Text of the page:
In an effort to quell anger from environmental advocates who supported Amendment 1, the Florida Senate agreed to spend in next year’s budget $35 million for Florida Forever land acquisition and another $20 million for land acquisition for springs restorations.
“We want to send a message to those who supported the amendment and tell them, we hear you,” said Sen. Rob Bradley, R-Orange Park.
That’s not the message those groups heard two weeks ago when the House and Senate released their proposed budgets.
The Senate's budget sets aside $2 million for the Florida Forever program, which was created in 1999 to fund public land acquisition and was initially authorized to spend $300 million a year. The proposed amount represents an 84 percent cut from this year's budget and $118 million less than what Gov. Rick Scott proposes.
The House says it has set aside $205 million for Florida Forever, but most of that money is actually tied to other projects, such as reservoirs, springs restoration and other programs, leaving only about $10 million for the land acquisition program.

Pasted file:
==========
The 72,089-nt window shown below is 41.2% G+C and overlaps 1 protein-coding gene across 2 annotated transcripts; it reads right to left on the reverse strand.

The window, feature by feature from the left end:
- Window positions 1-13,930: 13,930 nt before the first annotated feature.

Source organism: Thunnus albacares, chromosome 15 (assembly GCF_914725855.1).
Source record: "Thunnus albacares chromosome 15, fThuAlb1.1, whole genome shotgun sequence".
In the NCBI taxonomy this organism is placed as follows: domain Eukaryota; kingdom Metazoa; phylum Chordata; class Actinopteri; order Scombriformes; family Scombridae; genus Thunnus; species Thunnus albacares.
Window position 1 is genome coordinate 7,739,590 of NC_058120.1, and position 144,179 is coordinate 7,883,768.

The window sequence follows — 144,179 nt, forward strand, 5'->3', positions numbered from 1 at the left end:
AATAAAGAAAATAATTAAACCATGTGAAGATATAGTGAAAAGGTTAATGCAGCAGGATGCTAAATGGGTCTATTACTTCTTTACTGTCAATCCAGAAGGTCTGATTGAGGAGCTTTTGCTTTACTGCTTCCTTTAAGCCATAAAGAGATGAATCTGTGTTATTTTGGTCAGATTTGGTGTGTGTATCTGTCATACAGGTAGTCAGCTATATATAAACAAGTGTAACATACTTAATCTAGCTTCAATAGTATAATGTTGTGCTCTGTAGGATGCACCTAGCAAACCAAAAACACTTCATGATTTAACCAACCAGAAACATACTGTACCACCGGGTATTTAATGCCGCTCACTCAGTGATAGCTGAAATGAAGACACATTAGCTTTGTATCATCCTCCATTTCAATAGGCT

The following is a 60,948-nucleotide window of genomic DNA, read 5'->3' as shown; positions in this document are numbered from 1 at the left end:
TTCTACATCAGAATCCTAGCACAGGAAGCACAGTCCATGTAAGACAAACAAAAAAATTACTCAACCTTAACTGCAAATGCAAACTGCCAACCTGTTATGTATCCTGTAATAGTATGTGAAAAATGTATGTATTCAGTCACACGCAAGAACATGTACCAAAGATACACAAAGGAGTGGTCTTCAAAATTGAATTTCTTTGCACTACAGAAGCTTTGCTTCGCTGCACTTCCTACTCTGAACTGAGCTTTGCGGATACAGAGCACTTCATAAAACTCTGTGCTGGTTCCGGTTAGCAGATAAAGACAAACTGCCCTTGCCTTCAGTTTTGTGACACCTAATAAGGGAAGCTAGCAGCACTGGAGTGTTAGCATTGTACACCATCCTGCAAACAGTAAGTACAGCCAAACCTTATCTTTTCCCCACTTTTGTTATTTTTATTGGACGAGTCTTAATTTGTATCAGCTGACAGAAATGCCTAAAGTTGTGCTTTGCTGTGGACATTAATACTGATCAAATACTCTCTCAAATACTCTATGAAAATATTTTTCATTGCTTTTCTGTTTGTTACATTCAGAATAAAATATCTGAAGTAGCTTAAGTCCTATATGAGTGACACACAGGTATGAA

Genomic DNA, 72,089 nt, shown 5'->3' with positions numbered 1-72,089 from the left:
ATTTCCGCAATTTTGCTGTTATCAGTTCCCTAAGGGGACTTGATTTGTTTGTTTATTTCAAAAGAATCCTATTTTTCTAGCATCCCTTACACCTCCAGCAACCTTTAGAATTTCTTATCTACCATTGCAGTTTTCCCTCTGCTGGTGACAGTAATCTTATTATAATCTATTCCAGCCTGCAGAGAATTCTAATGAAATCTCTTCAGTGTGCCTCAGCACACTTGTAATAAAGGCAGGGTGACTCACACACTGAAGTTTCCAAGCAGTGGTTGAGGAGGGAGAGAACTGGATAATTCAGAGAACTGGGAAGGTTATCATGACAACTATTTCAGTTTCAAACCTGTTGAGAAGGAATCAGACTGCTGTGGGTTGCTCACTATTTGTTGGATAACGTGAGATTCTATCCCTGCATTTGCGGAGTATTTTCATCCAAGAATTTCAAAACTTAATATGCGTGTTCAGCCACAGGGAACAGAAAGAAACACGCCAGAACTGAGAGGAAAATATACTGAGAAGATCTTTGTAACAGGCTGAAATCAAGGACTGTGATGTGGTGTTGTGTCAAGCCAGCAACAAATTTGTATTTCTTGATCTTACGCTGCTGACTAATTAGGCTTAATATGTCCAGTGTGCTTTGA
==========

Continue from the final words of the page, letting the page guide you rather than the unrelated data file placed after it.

Supporters of Amendment 1, which passed with 75 percent of the vote, say they intended that the money from documentary stamp revenue would be spent on land to be used as parks, wildlife habitat and trails. Groups like 1,000 Friends of Florida are asking members to call senators, who were supposed to have provided more money to Florida Forever.
“Please call you senator right now and ask him or her to support amendments to increase funding for Florida Forever,” stated a 1,000 Friends of Florida blast email on Tuesday.
Sen. Thad Altman, R-Rockledge, had proposed an amendment to provide $300 million for Florida Forever, but withdrew it after supporting Bradley’s amendment instead.
“The people of Florida rose up and got an amendment on the ballot,” Altman said. “I do think our budget falls short of the intent of that constitutional amendmemt. But this amendment moves us in a very positive direction.”
Sen. Alan Hays, R-Umatilla, had opposed adding any more money for Florida Forever, saying the state already had more than 9 million acres of land set aside for conservation. He added that Bradley’s amendment come at a cost: reducing by $10 million a plan to control invasive plants, eliminating money for hybrid wetlands.